Towards a Critique of Teachers’ Digital Competence Frameworks
by Oliver McGarr - August 02, 2019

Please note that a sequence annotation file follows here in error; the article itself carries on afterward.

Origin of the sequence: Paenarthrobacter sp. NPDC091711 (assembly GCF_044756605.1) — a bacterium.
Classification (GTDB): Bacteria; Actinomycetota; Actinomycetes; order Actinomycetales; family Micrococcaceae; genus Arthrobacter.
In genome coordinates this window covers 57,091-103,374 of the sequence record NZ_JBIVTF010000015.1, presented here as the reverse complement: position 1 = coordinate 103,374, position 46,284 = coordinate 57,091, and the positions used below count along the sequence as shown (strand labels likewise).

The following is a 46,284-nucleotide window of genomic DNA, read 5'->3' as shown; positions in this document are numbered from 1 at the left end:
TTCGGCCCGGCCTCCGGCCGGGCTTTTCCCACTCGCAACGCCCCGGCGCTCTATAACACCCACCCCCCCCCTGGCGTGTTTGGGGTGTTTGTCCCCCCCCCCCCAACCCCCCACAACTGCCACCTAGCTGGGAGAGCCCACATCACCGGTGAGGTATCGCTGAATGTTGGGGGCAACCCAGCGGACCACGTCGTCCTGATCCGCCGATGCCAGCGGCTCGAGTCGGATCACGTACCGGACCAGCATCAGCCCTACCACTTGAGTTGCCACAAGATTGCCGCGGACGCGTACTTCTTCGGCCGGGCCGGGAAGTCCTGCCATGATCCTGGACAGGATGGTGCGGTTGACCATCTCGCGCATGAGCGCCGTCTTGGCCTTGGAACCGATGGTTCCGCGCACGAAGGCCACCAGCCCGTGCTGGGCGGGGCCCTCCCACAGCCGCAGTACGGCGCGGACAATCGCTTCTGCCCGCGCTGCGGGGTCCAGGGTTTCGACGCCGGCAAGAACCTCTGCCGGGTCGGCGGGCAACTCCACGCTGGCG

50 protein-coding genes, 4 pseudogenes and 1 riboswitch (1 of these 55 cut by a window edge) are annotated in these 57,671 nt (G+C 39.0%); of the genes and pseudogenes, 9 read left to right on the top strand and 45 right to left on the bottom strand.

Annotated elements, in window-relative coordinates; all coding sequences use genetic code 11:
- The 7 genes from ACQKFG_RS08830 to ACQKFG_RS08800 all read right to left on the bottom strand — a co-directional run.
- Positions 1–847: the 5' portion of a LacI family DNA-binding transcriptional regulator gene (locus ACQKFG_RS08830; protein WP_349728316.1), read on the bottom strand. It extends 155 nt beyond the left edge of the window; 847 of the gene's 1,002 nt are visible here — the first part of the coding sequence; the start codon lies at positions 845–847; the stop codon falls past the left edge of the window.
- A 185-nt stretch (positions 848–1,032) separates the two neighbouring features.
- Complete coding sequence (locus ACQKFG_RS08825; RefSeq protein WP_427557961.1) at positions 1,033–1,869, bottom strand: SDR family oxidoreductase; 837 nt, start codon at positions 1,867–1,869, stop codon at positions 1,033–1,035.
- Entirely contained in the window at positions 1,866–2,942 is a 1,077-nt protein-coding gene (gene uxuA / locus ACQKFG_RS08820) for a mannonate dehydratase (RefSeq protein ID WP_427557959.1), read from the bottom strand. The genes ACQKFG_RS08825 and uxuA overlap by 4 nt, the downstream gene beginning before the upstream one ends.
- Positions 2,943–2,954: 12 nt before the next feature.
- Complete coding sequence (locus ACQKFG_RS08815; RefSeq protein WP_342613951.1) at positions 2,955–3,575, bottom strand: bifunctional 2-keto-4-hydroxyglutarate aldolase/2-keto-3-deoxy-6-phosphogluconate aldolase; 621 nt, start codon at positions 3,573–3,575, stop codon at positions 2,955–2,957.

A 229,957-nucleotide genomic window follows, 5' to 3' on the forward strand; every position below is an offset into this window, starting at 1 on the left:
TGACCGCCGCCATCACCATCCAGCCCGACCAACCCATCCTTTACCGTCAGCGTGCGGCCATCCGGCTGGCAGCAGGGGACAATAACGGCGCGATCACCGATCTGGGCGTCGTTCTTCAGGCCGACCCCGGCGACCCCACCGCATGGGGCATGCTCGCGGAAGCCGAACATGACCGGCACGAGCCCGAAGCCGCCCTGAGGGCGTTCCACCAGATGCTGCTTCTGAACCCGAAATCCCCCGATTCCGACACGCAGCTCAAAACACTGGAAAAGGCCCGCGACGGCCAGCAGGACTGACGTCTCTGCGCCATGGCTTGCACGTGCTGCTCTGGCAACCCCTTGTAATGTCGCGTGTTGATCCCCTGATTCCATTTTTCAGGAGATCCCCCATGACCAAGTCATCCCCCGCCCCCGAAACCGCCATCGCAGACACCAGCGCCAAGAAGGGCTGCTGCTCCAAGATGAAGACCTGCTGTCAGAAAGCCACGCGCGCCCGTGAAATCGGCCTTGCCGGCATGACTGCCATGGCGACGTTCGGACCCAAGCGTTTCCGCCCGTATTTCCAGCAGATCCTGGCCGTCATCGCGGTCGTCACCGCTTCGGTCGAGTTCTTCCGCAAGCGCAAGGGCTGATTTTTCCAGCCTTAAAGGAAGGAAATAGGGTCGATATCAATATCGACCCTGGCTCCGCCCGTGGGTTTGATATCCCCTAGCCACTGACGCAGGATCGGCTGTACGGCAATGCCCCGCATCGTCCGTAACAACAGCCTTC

The importance of Digital Competence in teacher education has increased in recent years resulting in a range of digital competency frameworks aimed at guiding governments in their integration of digital competence in teacher education. Through an analysis of two influential supranational competency frameworks, the UNESCO ICT Competency Framework for Teachers and the DigCompEdu framework, this commentary highlights three key influences that have shaped their current form. These influences include the rise of teacher performance and competency frameworks in general, the tradition of ranking teachers’ levels of technology use and the techno-centric education discourses that have a strong constructivist focus, aligning technology use with constructivist practices. Through this exploration, assumptions underpinning these frameworks are unearthed, and in doing so, questions are raised about their use and implications for teacher education. This commentary argues that, while such frameworks provide helpful guidance for policy makers and teacher educators, they may stifle teachers’ professional autonomy and ‘straight-jacket’ technology use in a linear and deterministic manner.
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